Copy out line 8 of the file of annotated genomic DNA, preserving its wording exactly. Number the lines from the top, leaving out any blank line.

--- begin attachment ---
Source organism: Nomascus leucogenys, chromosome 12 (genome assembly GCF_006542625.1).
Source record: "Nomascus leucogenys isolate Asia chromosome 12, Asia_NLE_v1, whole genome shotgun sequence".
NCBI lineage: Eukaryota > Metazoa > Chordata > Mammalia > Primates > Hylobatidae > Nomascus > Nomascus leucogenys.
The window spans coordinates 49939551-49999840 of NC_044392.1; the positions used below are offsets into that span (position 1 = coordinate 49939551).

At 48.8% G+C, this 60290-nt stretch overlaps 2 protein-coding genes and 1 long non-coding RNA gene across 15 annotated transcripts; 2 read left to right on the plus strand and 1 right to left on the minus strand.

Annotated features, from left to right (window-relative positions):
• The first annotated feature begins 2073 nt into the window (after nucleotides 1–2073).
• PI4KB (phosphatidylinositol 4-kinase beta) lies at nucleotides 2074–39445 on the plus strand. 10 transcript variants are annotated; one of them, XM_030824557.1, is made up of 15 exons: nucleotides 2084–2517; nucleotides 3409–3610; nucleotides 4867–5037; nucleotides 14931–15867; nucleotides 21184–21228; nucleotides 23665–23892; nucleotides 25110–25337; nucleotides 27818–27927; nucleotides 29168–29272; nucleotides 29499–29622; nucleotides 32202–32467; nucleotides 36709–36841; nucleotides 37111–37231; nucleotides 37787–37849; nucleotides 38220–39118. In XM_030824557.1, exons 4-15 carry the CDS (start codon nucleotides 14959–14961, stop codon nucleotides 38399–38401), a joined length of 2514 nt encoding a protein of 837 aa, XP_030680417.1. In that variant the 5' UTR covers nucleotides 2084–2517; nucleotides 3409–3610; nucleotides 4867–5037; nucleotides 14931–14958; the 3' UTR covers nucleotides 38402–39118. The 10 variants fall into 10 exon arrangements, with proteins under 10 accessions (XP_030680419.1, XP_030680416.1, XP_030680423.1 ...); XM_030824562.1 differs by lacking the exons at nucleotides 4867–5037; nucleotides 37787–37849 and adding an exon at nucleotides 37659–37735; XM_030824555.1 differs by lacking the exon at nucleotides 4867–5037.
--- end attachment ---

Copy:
• PI4KB (phosphatidylinositol 4-kinase beta) lies at nucleotides 2074–39445 on the plus strand. 10 transcript variants are annotated; one of them, XM_030824557.1, is made up of 15 exons: nucleotides 2084–2517; nucleotides 3409–3610; nucleotides 4867–5037; nucleotides 14931–15867; nucleotides 21184–21228; nucleotides 23665–23892; nucleotides 25110–25337; nucleotides 27818–27927; nucleotides 29168–29272; nucleotides 29499–29622; nucleotides 32202–32467; nucleotides 36709–36841; nucleotides 37111–37231; nucleotides 37787–37849; nucleotides 38220–39118. In XM_030824557.1, exons 4-15 carry the CDS (start codon nucleotides 14959–14961, stop codon nucleotides 38399–38401), a joined length of 2514 nt encoding a protein of 837 aa, XP_030680417.1. In that variant the 5' UTR covers nucleotides 2084–2517; nucleotides 3409–3610; nucleotides 4867–5037; nucleotides 14931–14958; the 3' UTR covers nucleotides 38402–39118. The 10 variants fall into 10 exon arrangements, with proteins under 10 accessions (XP_030680419.1, XP_030680416.1, XP_030680423.1 ...); XM_030824562.1 differs by lacking the exons at nucleotides 4867–5037; nucleotides 37787–37849 and adding an exon at nucleotides 37659–37735; XM_030824555.1 differs by lacking the exon at nucleotides 4867–5037.